As a rule, I don't answer my house phone (so don't expect me to answer someone else's house phone). Sometimes I do, though, or the office phone at work, which you're more or less obliged to answer most of the time. I really despise it when I answer, and you get that little click that lets you know that you've been called by a computer, and then a computer starts telling you that they have a very important phone call for you.

If the call is so damn important, you should be making it with a person.

Or how about "Please call our office at XXX-YYY-ZZZZ as soon as possible on a very important business matter." Well, I'm not in the habit of calling strangers; who are you? What is "our office", exactly? Sometimes I think that if I call that number, I'll find that it's re-routed to a Nigerian Prince who has some issues that only I can help him with, and all that I need to do is to give him a bank routing number for which he'll pay me a million dollars in a month. If that dope needs to get money into America, all he needs to do is to contact a drug cartel...they seem to have figured it out pretty well.

Even worse is at politics time: phone rings and if you pick it up you find that it's a prerecorded message from some candidate running for the office of State Liar who desperately wants your vote. Those messages are about five minutes long and you don't have the opportunity to ask questions! You do have the opportunity to hit "delete" though. I love my delete button. Those buggers call about every evening too. ALL of them. One Liar position open, and five people running for it. Of course, those calls wouldn't be better if a human was on the other side of the phone, because then I'd have to be rude!

Wednesday, January 25, 2012

I Get no Respect...in my Prius

Between my wife and me, we've got two Toyotas: a Prius, and a Tundra. The Tundra is ostensibly mine, and the Prius is ostensibly hers, but we've had to trade off with each other a number of times over the years, so we each find ourselves driving either one on any given day.

One of the things that I notice is that I get absolutely no respect on the road when I'm driving the Prius, though when I'm driving the Tundra, I tend to get a lot of respect. The Mrs. has noted very much the same thing.

I fancy myself a pretty laid-back driver; it doesn't matter to me, by and large, if someone is ahead of me or not. i tend to not cut people off, and I won't even "argue" with other folks to whom it seems so important to NOT let me onto the highway in front of them.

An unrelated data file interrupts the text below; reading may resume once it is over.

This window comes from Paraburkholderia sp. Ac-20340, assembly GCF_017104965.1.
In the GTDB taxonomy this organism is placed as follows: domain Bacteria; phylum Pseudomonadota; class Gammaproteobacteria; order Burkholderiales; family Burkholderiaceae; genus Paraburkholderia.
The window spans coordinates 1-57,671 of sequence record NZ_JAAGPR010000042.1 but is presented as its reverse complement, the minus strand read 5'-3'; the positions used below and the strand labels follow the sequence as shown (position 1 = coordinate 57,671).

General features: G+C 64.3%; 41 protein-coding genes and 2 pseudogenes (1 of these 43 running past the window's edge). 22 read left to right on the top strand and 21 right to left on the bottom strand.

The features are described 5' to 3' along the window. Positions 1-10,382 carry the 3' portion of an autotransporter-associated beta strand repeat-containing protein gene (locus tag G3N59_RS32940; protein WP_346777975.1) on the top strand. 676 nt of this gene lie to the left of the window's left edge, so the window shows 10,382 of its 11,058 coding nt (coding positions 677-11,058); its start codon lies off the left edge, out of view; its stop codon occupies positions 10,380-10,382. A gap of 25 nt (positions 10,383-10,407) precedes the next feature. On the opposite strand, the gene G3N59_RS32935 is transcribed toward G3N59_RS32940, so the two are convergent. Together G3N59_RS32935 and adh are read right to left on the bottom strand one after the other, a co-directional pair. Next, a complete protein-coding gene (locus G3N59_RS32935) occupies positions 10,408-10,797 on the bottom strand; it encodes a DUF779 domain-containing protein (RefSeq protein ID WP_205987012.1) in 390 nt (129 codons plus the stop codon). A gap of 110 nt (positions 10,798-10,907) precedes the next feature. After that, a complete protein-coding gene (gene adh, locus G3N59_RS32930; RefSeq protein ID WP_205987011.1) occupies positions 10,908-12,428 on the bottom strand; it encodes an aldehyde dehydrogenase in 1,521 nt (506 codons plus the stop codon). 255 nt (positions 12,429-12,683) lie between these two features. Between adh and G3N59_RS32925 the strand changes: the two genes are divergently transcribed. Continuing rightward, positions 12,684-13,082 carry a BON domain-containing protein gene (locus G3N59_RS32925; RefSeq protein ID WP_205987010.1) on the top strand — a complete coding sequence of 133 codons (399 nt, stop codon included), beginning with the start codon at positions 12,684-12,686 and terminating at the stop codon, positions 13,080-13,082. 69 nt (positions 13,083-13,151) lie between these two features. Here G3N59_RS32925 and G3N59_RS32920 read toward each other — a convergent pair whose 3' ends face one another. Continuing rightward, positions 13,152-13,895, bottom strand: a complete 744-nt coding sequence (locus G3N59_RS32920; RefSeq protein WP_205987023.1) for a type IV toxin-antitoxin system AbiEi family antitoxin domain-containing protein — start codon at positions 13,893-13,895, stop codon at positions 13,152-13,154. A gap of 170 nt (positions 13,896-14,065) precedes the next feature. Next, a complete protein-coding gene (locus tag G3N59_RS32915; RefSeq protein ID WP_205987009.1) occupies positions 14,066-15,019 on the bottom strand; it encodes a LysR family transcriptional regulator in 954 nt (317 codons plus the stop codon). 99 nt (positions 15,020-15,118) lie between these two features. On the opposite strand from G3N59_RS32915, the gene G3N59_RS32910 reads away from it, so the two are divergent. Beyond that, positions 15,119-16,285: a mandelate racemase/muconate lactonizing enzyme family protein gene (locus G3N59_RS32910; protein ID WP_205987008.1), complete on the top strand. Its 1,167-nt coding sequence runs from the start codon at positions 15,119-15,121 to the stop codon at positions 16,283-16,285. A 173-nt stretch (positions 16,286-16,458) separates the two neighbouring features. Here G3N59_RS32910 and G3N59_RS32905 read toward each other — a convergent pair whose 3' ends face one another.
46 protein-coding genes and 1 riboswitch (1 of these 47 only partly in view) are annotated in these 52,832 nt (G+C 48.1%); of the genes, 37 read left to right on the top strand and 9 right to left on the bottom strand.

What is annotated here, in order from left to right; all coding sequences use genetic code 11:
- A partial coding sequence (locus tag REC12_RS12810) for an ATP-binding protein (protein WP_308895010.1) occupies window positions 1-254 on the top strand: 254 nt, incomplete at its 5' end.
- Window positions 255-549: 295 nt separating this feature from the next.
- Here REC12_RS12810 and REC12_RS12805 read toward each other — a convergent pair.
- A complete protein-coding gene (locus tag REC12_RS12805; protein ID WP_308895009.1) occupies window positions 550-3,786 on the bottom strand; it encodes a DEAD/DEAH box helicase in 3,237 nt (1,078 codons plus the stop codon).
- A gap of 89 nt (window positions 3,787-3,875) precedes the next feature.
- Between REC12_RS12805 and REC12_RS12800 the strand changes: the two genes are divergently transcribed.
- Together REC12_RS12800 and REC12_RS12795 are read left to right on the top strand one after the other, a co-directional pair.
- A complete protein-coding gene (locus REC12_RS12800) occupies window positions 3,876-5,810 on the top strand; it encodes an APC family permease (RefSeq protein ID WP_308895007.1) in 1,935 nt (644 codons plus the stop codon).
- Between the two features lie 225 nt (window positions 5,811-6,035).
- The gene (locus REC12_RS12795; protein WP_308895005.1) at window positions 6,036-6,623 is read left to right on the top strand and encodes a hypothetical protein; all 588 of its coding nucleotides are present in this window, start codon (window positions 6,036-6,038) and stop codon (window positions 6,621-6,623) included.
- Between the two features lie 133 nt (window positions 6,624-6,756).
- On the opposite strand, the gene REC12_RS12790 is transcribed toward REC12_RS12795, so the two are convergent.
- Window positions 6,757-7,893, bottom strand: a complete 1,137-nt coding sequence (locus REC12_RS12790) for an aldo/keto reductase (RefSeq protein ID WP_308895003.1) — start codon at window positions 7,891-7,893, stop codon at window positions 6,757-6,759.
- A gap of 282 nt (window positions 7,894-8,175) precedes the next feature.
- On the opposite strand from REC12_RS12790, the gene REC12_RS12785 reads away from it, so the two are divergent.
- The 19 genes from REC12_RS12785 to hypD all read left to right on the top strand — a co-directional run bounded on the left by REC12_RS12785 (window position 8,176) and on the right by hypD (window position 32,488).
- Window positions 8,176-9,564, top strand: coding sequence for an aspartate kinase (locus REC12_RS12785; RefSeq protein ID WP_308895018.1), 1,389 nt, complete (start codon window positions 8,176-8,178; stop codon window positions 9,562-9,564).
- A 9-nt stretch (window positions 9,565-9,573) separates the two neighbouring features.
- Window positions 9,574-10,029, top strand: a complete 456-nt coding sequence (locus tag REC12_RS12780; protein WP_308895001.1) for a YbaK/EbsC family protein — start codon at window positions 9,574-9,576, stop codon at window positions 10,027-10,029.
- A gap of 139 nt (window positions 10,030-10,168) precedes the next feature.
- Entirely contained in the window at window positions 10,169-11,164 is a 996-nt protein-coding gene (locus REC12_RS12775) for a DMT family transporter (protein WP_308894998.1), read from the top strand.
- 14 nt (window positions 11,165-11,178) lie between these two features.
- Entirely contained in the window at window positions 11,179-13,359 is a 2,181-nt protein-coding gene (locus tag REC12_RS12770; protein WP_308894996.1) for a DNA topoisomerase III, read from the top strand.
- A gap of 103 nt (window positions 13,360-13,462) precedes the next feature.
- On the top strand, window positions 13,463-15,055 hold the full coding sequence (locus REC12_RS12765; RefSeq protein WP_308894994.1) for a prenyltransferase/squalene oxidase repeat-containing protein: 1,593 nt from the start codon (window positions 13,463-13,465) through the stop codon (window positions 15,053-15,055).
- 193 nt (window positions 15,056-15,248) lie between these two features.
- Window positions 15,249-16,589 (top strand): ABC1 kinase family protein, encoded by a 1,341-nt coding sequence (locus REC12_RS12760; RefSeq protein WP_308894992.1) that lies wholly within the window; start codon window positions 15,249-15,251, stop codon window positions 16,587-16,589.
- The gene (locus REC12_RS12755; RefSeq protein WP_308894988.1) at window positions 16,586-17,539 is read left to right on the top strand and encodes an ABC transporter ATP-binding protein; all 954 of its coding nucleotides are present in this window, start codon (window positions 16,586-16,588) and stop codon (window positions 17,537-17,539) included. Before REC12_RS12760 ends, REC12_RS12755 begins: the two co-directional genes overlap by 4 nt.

But good golly, there are multiple times in every commute in the Prius that other drivers cut me off and accelerate from my flank when my directional goes on - they don't want me to move over a lane and be in front of them.

I don't have this problem as much when I'm driving the Tundra though. All of a sudden, no one's cutting me off although it's clear that they don't want me in front of them on the highway, they're still not likely to accelerate so that I can't get in.

It's an interesting thing, and I'm not sure what goes into it, though it's been so prevalent (and the Mrs. observes it too) that there's got to be something to it. Am I more dangerous because I'm driving a pickup? Am I a tree-hugging peace-loving Milquetoast because I'm driving a Prius? Are other drivers just not worried about pissing off a Prius driver, but very wary of pissing off a pickup driver?

Or perhaps they're so stupid that they think that an accident with a Prius will 'work out well for them' while an accident with a pickup will work out not-so-well. From an engineering perspective, a 50MPH accident is going to suck no matter what caused it.

Of course, perhaps it's the thought that the Prius driver won't push it because they don't have very much protection, while a pickup driver might be able to drive right over you. So I, as an idiot driver can push the Prius driver around a little, secure in the knowledge that the Prius driver is more afraid of an accident than I am.

Maybe all I need to do is to mount a rifle rack in the back window of my Prius?

Do any of you have similar experiences driving large vs. small vehicles?

Saturday, January 21, 2012

Humans Consuming Animal Flesh

In our last exciting episode (HERE), we discussed whether or not mankind developed a large brain as a result of eating meat, or as a result of catching the meat in order to eat it, or whether there might have been still some other evolutionary pressure that transpired at a similar time when we started eating meat (like, plus or (more likely) minus 100,000 years or so).

The comments from that post largely echoed a theory that I've developed and embraced regarding humans eating meat in general. I've had this conversation many times, and almost to a time the person to whom I've spoken has taken a viewpoint opposite mine, which is why your lovely comments were so interesting to me.

The premise of this theory is that humans were not designed to eat meat.

As I've mentioned in the past, I watch a lot of documentaries. I like to watch animals running around in their natural habitats trying to survive. I get a kick out of that, for some reason. I also like to watch Bear Grylls or Les Stroud bumble around in crazy remote locations, showing us survival techniques. Next time that I wake up, having mysteriously been transported to a remote wilderness location, I'll thank these guys and their tutelage.

In any event, you watch enough of these shows, and (as CarrieBOO observes), it seems to me that you can't help but notice that the animals that were designed to eat meat have a few things in common.

BIG, POINTY TEETH is one of those things.

Big, strong claws are frequently a part of the design:

^%^#%$#%^$  no, no, nooo...THESE claws:

Friggin' editors.

The bottom line is that, given our design (without the big brain), I really can't see humans living long enough "back in the day" to procreate.

Can you see Pee-Wee Herman out in the wild, looking for food?

'Daddy, I'm hungry. Can you get me something to eat?"